Hitler's 'Mein Kampf' Will Be Reprinted In Germany For the First Time Since World War II, And It's Hugely Controversial
Since the end of World War II, Germany has had an unofficial ban on reprinting Nazi leader Adolph Hitler's autobiographical manifesto. But in 2016, a heavily annotated edition of Mein Kampf will be published in Germany by the German Institute of Contemporary History, as the Bavarian-held copyright expires this year in December. Republishing Hitler's manifesto for the first time since he was walking this Earth has sparked a massive controversy, as Germans and people across the world wonder whether it can be taken as a historical, academic text or it will be used as a tool for extremism and antisemitism.
In the reprinting, the German Institute of Contemporary History will annotate the 2,000-word text with criticism and commentary on Hitler and Nazi Germany as a whole.
Mein Kampf, which means "My Struggle," lays out Hitler's political and social ideologies, much of which students of the world already know based on his horrific actions. In the manifesto, Hitler describes what he sees as a Jewish conspiracy to gain world power, which leads to his growing antisemitism. And it's these troubling beliefs that cause worry for the book's reissue. Levi Salomon of the Jewish Forum for Democracy and Against Anti-Semitism spoke to The Washington Post about his opinions:
I am absolutely against the publication of 'Mein Kampf,' even with annotations. Can you annotate the Devil? Can you annotate a person like Hitler?
Original copies of Mein Kampf in Germany are held under lock and key in the Bavarian State Library. Florian Sepp, the library's historian, agrees with Salomon, saying "This book is too dangerous for the general public."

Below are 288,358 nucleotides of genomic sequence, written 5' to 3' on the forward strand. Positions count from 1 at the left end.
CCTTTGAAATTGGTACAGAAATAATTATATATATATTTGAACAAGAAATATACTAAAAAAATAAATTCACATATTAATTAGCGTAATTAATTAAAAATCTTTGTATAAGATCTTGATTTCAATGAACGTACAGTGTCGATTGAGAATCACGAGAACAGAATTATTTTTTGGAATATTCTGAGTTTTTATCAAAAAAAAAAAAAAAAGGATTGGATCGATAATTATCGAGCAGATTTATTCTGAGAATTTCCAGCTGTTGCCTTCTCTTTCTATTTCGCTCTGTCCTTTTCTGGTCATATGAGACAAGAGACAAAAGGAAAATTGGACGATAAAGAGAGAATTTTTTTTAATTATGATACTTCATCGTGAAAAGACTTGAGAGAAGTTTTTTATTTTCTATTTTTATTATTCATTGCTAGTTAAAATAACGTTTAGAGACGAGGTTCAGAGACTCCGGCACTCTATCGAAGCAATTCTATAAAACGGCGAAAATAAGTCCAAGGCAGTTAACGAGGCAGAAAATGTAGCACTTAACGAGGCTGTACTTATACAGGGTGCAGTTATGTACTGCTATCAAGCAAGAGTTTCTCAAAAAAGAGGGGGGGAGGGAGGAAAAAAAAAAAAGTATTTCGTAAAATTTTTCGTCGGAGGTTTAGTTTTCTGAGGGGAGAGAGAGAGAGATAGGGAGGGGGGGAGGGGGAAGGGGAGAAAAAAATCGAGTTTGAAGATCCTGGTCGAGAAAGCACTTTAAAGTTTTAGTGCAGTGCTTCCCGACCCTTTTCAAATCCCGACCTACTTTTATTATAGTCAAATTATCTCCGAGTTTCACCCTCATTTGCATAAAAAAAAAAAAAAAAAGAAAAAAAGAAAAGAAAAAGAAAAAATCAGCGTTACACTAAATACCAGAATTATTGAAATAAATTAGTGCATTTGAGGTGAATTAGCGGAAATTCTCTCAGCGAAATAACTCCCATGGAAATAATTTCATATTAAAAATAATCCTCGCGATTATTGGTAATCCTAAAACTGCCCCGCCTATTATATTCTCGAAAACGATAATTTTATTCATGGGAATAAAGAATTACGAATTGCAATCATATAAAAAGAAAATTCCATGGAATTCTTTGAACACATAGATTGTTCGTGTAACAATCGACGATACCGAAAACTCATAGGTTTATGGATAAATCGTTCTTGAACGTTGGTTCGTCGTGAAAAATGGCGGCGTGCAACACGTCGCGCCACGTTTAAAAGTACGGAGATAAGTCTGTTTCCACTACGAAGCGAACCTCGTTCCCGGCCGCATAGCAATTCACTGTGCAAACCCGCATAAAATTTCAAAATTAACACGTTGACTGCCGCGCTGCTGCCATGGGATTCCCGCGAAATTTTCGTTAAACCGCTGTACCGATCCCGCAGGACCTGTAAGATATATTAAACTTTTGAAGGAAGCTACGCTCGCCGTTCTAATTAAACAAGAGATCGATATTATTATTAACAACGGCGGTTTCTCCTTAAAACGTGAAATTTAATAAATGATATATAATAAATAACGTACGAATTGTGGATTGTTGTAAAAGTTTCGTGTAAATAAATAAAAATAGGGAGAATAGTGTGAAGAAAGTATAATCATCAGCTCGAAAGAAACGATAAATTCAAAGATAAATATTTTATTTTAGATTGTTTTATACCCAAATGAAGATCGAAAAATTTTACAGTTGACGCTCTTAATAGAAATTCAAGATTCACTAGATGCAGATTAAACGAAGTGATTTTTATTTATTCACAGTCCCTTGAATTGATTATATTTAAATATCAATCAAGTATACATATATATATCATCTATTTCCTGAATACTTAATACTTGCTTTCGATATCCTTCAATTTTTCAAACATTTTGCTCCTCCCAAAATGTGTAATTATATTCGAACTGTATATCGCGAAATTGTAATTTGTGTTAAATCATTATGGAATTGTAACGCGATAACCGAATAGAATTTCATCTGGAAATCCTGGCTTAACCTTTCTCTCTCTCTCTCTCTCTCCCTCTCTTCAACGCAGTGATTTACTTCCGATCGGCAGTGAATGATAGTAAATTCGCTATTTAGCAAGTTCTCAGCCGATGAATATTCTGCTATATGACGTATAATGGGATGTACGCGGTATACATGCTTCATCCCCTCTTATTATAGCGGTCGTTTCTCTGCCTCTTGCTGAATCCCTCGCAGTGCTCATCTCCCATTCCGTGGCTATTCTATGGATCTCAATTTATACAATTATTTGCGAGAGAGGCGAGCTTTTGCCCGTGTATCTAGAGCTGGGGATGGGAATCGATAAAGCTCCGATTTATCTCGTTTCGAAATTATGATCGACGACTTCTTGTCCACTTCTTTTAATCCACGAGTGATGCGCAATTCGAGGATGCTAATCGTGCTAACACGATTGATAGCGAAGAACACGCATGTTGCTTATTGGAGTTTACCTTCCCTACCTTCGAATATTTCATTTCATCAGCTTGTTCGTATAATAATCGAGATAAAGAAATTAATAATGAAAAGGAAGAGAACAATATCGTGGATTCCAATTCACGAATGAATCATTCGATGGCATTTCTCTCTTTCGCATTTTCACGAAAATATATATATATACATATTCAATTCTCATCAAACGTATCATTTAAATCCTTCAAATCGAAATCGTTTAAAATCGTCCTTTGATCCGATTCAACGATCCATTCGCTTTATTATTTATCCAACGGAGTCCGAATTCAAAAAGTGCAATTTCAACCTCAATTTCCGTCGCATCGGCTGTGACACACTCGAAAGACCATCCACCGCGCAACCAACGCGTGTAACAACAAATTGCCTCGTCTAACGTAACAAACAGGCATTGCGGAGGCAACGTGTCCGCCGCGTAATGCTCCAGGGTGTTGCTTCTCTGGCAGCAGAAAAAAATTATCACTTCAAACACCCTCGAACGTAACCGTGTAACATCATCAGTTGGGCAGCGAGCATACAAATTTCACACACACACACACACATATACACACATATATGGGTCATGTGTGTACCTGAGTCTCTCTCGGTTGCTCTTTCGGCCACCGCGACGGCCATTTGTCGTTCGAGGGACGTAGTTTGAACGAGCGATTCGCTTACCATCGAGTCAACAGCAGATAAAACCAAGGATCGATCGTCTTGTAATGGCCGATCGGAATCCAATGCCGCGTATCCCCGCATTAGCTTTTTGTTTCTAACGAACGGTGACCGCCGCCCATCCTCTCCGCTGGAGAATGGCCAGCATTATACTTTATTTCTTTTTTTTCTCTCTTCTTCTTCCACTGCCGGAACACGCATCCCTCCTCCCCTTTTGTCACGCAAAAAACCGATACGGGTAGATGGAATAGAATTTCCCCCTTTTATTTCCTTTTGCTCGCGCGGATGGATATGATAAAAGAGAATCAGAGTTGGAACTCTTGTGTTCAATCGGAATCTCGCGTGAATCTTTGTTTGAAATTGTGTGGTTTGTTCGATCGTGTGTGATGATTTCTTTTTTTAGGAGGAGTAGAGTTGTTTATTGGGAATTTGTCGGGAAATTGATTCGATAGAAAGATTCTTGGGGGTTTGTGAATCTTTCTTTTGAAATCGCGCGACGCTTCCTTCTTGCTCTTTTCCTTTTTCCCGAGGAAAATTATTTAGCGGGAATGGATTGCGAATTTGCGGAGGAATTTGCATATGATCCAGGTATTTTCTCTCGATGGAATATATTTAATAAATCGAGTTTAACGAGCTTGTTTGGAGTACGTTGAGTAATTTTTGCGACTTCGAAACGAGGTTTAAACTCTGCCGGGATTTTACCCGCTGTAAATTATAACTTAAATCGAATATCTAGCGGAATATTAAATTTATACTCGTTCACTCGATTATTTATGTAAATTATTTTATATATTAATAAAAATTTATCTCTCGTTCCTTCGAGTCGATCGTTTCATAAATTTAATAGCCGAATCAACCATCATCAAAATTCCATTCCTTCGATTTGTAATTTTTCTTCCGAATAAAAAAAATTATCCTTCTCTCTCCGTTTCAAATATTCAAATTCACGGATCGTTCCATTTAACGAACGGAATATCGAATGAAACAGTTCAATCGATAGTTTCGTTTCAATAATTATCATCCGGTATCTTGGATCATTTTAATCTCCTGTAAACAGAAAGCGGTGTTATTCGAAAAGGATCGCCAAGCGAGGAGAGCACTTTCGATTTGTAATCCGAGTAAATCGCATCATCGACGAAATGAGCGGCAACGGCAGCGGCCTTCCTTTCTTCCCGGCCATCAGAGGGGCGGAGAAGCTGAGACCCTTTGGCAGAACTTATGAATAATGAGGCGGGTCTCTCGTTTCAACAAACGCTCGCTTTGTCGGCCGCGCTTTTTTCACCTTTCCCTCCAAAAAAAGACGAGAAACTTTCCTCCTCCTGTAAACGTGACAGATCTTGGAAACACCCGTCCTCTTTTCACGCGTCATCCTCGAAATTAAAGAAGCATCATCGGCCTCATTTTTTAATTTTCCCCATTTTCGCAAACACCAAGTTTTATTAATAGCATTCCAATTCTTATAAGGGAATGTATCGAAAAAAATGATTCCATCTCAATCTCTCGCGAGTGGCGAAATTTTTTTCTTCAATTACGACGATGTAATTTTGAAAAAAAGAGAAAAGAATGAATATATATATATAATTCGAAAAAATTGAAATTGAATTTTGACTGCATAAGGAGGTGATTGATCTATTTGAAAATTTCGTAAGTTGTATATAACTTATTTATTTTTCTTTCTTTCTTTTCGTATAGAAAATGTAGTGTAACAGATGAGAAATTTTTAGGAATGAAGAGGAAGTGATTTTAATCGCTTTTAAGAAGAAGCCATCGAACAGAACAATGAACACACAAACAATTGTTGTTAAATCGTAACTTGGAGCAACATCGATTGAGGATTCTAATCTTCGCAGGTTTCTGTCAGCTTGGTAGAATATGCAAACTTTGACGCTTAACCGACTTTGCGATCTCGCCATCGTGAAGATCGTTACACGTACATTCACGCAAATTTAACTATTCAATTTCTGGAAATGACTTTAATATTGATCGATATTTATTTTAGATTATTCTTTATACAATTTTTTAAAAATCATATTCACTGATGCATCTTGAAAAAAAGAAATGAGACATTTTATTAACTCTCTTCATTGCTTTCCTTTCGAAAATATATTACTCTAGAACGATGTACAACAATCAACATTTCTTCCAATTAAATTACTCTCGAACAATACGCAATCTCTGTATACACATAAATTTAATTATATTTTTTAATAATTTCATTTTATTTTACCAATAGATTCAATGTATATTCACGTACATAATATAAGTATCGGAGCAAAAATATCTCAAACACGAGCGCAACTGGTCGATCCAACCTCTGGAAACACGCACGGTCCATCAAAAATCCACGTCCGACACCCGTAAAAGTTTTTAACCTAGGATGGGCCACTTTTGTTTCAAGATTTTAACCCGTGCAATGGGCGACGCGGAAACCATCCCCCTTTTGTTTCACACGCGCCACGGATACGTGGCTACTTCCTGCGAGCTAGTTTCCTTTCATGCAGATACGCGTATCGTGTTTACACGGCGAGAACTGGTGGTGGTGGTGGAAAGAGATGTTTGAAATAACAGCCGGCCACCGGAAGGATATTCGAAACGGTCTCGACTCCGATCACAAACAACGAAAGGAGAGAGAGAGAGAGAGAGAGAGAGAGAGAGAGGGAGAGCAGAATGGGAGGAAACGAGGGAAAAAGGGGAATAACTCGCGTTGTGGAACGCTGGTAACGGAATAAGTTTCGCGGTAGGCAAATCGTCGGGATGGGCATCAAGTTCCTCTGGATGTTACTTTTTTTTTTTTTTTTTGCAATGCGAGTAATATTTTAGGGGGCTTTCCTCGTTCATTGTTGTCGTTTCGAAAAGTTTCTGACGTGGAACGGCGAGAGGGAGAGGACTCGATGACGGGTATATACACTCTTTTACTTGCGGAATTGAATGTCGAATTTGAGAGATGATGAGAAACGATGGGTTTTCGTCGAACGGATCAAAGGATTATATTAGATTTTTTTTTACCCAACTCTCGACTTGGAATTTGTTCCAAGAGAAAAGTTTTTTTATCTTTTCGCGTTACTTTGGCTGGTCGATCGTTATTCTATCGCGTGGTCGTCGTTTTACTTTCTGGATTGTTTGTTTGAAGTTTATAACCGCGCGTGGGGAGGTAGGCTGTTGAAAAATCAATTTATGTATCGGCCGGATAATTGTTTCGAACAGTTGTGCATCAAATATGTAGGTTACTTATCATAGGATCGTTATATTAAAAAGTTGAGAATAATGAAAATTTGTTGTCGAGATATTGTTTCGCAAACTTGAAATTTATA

So does Charlotte Knoblock, the head of the Jewish community in Munich, as she tells TIME:
This book is most evil; it is the worst anti-Semitic pamphlet and a guidebook for the Holocaust ... It is a Pandora’s box that, once opened again, cannot be closed.
And it's not that the German Institute of Contemporary History disagrees on how evil the manifesto is, but Magnus Brechtken, the institute’s deputy director believes that to help a country's future, you have to face its past:
I understand some immediately feel uncomfortable when a book that played such a dramatic role is made available again to the public ... On the other hand, I think that this is also a useful way of communicating historical education and enlightenment — a publication with the appropriate comments, exactly to prevent these traumatic events from ever happening again.
The debate over a reprint of Mein Kampf is particularly heated today, as The Washington Post points out, because antisemitism is on the rise in Europe. And one side of the argument sees that publishing Hitler's manifesto can help, confronting Germany the mistakes of the past, while the other side sees it as only another instigator in the hate.